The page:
By Keith James and Geraint Hughes,
Premier League clubs will vote on how many players and staff can attend matches when shareholders meet on Thursday.
All 20 clubs have spent the last week considering a number of pre-match protocols, on accommodation and travel to away games, which are expected to be agreed during the video conference call.
The meeting will provide the last chance for a number of key issues to be resolved, with top clubs lobbying hard for their ever-increasing backroom staff to be allowed to attend away games.
Some top clubs travel with more than 60 staff and club directors, including masseurs, up to three specialist goalkeeping coaches, and security guards.
However the Premier League is keen to trim numbers to all but essential staff on match-day to just 37 ‘Red Zone’ pass holders per team, including 20 players, 12 coaching and medical staff and a further five ‘”essential staff”.
Staff not needed pitch-side, such as analysts will be allowed in the ‘Amber Zone’, with all others, e.g. security, big screen operators and parking staff in the ‘Green Zone’.
Total numbers at the match including broadcast staff, written media, commentators, doping officials and scouts will total 300.
The clubs are voting on how the physical operation of a match day will work and look and how players health and safety can be managed.
Last week a vote was passed which allowed the number of substitutes to be increased from three to five along with an increase in the number of players on the bench from seven to nine in an effort to reduce to the effects of fatigue and possible injury.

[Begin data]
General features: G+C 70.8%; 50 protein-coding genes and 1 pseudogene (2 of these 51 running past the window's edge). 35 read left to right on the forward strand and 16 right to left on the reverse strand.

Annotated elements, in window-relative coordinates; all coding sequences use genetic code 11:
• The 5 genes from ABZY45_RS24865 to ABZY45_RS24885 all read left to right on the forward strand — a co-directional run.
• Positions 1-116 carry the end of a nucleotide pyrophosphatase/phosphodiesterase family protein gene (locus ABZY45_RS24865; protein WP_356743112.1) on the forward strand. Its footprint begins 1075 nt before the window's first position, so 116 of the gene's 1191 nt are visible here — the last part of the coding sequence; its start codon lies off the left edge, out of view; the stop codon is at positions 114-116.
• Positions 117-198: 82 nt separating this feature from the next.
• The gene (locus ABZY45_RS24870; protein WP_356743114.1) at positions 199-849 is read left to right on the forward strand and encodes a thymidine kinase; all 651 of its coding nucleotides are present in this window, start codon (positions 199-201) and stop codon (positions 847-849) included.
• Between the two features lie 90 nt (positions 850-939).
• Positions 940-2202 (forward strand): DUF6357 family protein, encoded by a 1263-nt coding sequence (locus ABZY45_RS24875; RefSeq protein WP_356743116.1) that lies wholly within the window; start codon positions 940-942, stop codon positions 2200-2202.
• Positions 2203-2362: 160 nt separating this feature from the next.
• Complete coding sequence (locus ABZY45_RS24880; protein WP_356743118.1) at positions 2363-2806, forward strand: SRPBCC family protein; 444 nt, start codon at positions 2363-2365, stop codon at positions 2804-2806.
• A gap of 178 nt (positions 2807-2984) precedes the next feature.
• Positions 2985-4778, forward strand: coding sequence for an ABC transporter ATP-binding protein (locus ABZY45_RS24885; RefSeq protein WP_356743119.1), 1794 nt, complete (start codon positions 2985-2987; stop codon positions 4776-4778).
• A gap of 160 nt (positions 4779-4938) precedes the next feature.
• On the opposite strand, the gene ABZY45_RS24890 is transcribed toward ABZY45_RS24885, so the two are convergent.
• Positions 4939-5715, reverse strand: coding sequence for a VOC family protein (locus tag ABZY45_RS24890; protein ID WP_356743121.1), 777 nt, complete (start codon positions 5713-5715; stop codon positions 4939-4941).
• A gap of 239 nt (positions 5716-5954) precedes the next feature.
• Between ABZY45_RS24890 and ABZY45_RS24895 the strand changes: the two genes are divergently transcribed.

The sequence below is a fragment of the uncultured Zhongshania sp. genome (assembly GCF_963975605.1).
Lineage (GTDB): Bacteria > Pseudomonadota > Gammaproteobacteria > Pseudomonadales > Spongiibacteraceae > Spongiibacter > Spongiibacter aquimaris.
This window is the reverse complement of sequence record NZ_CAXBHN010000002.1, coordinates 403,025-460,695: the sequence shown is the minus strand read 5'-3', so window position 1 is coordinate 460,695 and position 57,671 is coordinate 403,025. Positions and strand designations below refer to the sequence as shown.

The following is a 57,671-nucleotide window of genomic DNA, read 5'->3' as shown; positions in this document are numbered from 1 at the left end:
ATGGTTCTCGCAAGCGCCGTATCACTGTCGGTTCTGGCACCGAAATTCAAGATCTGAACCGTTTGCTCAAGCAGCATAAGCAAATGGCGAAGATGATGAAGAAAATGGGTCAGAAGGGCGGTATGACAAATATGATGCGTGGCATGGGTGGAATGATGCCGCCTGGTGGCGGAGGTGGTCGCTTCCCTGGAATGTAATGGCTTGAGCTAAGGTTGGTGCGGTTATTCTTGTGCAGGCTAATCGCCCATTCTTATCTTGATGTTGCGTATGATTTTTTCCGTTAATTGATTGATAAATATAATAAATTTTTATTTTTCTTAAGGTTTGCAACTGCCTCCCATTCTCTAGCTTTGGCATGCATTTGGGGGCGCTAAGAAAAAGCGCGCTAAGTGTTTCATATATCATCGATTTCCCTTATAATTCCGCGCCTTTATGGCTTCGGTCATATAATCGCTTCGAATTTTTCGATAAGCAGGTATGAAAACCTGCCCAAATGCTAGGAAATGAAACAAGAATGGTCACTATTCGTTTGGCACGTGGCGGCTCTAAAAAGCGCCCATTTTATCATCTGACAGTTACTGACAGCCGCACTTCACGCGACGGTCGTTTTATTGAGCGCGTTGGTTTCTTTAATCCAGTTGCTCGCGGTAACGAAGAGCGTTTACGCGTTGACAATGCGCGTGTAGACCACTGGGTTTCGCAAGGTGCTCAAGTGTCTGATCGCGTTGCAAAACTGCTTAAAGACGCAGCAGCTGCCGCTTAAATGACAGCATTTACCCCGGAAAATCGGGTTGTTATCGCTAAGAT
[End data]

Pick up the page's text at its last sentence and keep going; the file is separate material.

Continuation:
Once agreed, players will be briefed by their clubs on the biggest changes to pre-match routines in Premier League history.
Agreement has already been reached on how teams travel including allowing squads to travel to games by air.
Players will maintain social distancing on flights, with the reduced travel times helping to minimise the risk of infection.
The Premier League has emphasised that wherever possible, teams should travel on the day of the game – warning about the risks involved in an overnight hotel stay.
However, it appears many managers are keen to avoid travelling on match-day, choosing instead to secure local hotel accommodation – with teams ideally being the only guests at the hotel. However, with the majority of hotels remaining closed for business, the options available to clubs have been severely limited.
Rather than the traditional team coach, clubs are expected to use at least three coaches, with players sitting two metres apart, driven by drivers who have all been tested for Covid-19 in recent days.
One Premier League club has told Sky Sports News that at least six of their staff will have to drive themselves to their first fixture, all in separate cars – despite having all tested negative for the virus.
Clubs with older stadiums, including Aston Villa, Bournemouth and Everton, are providing away teams with extra space, beyond their dressing rooms, to allow social distancing to be maintained.
The Government medical advice says: “The time spent in dressing room areas should preferably be avoided, but if not avoidable then minimised with strict social distancing.”
Showers and wet areas must be used in line with strict Government guidelines although some venues may opt to not provide shower facilities.
Because post-match interviews will now be carried out pitchside, some corridor space and tunnel areas usually used by the media, have been given over to away teams and with corporate boxes left unused, many clubs are also allowing players and staff to use them as changing areas.
Managers will be asked to keep final instructions to less than 15 minutes.
Photo: Premier League team – Liverpool